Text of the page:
I’ve been a Peter Pan devotee all my life. I’ve seen the musical, own the Disney film as well as a live-action one, I cry every time I read the book. It makes sense, therefore, that I was very jazzed to be wrapping up my 2011 PuSh Festival experience with “Peter Panties” at the Cultch on Saturday. “Peter Panties”, written by Niall McNeil with Marcus Youssef, is a Neworld Theatre and Leaky Heaven Circus co-production, directed by Steven Hill and Lois Anderson, with original music by the fabulous Veda Hille. It will be performed on the Cultch’s Historic Theatre stage until February 13.
Before the show I ran into Marcus Youssef in the lobby. I’d met him very briefly last spring after “Ali & Ali 7” so I reintroduced myself and expressed my enthusiasm for attending a Peter Pan-based play. Youssef was glad I was excited but warned me that “Peter Panties” would be an almost unrecognizable version of the story.
I appreciate the warning but I think Youssef is wrong. No, J.M. Barrie’s classic tale of the boy who refuses to grow up does not traditionally include rock ballads, CSI investigations, or Macbeth. But any die-hard Peter Pan fans in the audience would immediately recognize all the important landmarks of the story: the nursery window, Mr. Darling’s job at the bank, Skull rock, Tinkerbell’s jealousy, Hook’s abduction of Wendy, the crushingly sweet moment before innocence is lost. These landmarks may not be “in order”, they may be expanded and exploded, but they are all there. Like the Never Land, anyone who truly understands and loves the story of Peter Pan can find it in McNeil’s version.
The playwright, Niall McNeil, has Down’s Syndrome. This fact is not hidden nor overly advertised. Video footage of McNeil and Youssef’s writing process (shown at various moments in the piece) reveals a deep commitment to expressing McNeil’s version of the play. Nothing I saw or heard that evening seemed cleaned up or doctored in any way. And the result is totally unpredictable but very funny and always beautiful.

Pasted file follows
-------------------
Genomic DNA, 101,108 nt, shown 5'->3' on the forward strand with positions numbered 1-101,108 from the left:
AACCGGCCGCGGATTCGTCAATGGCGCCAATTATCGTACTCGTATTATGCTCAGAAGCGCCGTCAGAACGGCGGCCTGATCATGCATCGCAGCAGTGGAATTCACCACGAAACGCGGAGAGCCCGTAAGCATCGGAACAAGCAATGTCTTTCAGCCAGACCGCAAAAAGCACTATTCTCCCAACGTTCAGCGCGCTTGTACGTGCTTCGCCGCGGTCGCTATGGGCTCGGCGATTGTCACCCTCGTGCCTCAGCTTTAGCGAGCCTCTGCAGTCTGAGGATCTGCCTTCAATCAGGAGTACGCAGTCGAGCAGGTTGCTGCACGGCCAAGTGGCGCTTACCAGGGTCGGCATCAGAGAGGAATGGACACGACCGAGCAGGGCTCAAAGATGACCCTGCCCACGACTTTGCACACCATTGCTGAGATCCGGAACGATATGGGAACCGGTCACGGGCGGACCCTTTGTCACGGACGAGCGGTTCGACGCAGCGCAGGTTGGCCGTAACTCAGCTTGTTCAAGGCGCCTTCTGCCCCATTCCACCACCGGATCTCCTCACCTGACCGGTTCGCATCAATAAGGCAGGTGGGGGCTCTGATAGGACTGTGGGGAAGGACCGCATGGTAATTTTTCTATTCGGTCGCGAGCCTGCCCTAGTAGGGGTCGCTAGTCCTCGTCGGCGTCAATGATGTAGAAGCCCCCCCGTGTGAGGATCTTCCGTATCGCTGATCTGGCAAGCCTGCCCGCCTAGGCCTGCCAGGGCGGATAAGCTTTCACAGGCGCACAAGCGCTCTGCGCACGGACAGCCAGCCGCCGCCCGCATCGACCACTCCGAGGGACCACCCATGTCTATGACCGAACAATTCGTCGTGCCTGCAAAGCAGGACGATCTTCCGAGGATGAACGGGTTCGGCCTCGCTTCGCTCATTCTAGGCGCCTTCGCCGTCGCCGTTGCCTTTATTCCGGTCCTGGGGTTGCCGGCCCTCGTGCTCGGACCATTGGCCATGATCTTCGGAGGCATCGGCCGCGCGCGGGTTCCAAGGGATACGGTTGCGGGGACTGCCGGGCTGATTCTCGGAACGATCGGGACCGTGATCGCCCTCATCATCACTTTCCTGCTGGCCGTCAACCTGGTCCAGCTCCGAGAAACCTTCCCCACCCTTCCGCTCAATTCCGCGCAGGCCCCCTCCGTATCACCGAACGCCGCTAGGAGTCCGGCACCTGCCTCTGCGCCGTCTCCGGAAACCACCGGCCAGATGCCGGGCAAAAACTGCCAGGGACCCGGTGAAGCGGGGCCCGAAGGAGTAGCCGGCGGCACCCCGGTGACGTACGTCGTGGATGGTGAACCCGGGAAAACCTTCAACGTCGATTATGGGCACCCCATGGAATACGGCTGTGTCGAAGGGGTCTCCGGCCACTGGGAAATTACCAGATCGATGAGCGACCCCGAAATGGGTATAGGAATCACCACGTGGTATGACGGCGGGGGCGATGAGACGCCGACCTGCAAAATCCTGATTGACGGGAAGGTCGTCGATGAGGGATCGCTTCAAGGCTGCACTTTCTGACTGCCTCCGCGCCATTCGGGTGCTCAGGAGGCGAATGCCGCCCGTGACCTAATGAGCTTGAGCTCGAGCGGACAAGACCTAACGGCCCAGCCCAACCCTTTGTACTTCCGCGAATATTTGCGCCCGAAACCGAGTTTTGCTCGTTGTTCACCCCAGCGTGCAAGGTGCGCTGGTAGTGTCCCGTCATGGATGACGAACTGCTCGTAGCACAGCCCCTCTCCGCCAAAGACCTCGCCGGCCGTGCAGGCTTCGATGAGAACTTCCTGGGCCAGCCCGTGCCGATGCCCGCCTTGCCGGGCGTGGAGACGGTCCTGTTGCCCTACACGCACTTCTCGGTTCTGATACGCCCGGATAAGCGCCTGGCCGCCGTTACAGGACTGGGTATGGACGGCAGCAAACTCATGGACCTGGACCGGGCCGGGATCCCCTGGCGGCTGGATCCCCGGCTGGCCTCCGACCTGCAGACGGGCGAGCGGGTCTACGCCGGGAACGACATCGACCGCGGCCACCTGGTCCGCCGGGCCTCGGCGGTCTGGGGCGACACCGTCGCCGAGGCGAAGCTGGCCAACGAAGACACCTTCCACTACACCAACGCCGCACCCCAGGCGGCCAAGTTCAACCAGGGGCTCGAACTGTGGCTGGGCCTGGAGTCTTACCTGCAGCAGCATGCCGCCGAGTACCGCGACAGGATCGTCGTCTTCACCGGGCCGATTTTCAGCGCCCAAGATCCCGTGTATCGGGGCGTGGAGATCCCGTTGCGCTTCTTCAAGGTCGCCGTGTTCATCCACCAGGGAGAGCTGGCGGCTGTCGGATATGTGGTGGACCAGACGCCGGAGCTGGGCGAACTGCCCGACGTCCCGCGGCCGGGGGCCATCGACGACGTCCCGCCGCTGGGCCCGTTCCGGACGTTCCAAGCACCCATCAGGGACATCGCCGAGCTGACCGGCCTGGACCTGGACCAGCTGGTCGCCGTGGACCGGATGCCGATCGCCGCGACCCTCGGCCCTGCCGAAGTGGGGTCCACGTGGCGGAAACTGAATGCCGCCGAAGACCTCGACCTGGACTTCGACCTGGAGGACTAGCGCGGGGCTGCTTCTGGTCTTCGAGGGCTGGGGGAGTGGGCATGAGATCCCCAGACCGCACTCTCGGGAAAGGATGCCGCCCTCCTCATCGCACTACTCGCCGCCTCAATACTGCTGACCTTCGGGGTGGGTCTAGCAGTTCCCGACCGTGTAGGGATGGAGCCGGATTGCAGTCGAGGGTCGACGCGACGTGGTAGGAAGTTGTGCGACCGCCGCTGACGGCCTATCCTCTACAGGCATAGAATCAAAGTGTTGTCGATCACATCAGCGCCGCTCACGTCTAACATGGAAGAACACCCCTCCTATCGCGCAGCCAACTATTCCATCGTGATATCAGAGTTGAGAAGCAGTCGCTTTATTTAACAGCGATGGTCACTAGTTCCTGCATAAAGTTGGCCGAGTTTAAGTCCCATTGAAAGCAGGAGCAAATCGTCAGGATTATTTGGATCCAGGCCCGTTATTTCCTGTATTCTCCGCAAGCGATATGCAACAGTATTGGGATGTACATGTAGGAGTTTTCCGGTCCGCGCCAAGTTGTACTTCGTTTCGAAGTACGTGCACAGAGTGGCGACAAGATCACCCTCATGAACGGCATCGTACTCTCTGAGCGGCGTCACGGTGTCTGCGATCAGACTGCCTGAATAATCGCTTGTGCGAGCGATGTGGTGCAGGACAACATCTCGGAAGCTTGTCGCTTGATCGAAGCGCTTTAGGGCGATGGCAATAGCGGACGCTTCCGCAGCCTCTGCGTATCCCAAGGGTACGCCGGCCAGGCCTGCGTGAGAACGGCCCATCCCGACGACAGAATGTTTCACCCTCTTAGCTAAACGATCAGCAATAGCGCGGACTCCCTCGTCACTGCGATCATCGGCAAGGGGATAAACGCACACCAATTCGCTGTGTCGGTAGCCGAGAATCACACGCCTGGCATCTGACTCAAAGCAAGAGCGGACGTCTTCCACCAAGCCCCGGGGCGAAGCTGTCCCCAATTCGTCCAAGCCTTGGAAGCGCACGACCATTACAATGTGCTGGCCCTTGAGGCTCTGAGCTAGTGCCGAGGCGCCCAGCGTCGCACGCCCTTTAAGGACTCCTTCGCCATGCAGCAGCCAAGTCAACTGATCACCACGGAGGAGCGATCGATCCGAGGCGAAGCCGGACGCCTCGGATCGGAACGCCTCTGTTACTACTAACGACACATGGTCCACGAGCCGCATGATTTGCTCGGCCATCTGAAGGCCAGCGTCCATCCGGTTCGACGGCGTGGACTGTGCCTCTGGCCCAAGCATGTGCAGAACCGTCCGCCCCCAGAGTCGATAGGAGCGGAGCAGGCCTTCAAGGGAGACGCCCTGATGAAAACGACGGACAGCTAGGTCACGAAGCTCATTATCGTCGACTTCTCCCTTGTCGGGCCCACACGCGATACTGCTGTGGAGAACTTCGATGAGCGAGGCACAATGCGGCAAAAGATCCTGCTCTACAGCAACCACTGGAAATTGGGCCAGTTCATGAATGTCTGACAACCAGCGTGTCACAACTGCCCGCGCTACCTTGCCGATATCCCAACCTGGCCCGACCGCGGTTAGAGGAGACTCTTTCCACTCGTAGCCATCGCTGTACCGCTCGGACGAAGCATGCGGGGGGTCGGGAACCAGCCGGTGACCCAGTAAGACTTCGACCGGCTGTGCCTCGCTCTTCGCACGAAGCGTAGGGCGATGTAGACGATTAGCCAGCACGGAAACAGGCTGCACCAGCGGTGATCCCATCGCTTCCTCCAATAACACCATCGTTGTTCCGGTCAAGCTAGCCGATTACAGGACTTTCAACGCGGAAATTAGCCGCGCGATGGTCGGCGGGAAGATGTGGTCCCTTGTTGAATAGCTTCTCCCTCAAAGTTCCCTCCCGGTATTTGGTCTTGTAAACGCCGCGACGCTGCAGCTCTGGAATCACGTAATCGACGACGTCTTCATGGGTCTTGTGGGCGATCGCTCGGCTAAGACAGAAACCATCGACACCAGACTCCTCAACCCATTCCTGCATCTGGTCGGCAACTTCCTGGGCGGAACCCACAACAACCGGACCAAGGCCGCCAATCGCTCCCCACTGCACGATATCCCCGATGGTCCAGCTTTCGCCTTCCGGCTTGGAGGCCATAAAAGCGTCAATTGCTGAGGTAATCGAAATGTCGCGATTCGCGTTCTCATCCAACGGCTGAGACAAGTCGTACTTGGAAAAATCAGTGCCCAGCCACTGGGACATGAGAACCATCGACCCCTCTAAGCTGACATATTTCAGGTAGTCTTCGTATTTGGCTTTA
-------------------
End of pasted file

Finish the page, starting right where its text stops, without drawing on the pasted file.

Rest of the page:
Watching the piece feels like watching children at play. Certain scenes seem distracted. Certain scenes are confusing. Characters move from snippets of this and that, certain lines sound like something a child overheard at the table or on TV. Like a children’s game, the characters are moved by their own strange logic, unfathomable to observers but incredibly important to those in the game. It’s funny for us but deadly deadly serious for them.
The piece puts the “panties” in “Peter Panties” by moving beyond the simple idea of the boy who won’t grow up to the notion of the way children think about sexuality. They are curious about it, and Peter and Wendy (played by James Long and Sasa Brown) demonstrate a very clean but inventive way to make a family, but sex is not understood in this play, or seen. To understand sex Peter would have to grow up. And in “Peter Panties” it’s not simply that he won’t, it seems he can’t.
Given the constant exploration of the tension that exists in the middle ground between childhood and being an adult, “Peter Panties” is more true to the original and beloved tale than people realize, or perhaps more than they’re willing to admit. As a worshiper of the J.M. Barrie text, I have no problem adding “Peter Panties” to the shrine.
Props also go to the Bank Dogs and Veda Hille. If there are copies of the “Peter Panties” soundtrack out there I’d love to get my hands on one…any song that dismisses the idea of growing up with the line “F— that, NO MUSTACHE” is my kind of music.
If my stellar blogging has managed to convince you to see the show, “Peter Panties” runs at the Cultch until February 13. Tickets can be purchased online from the Cultch or by telephone through the Cultch’s box office at 604-251-1363.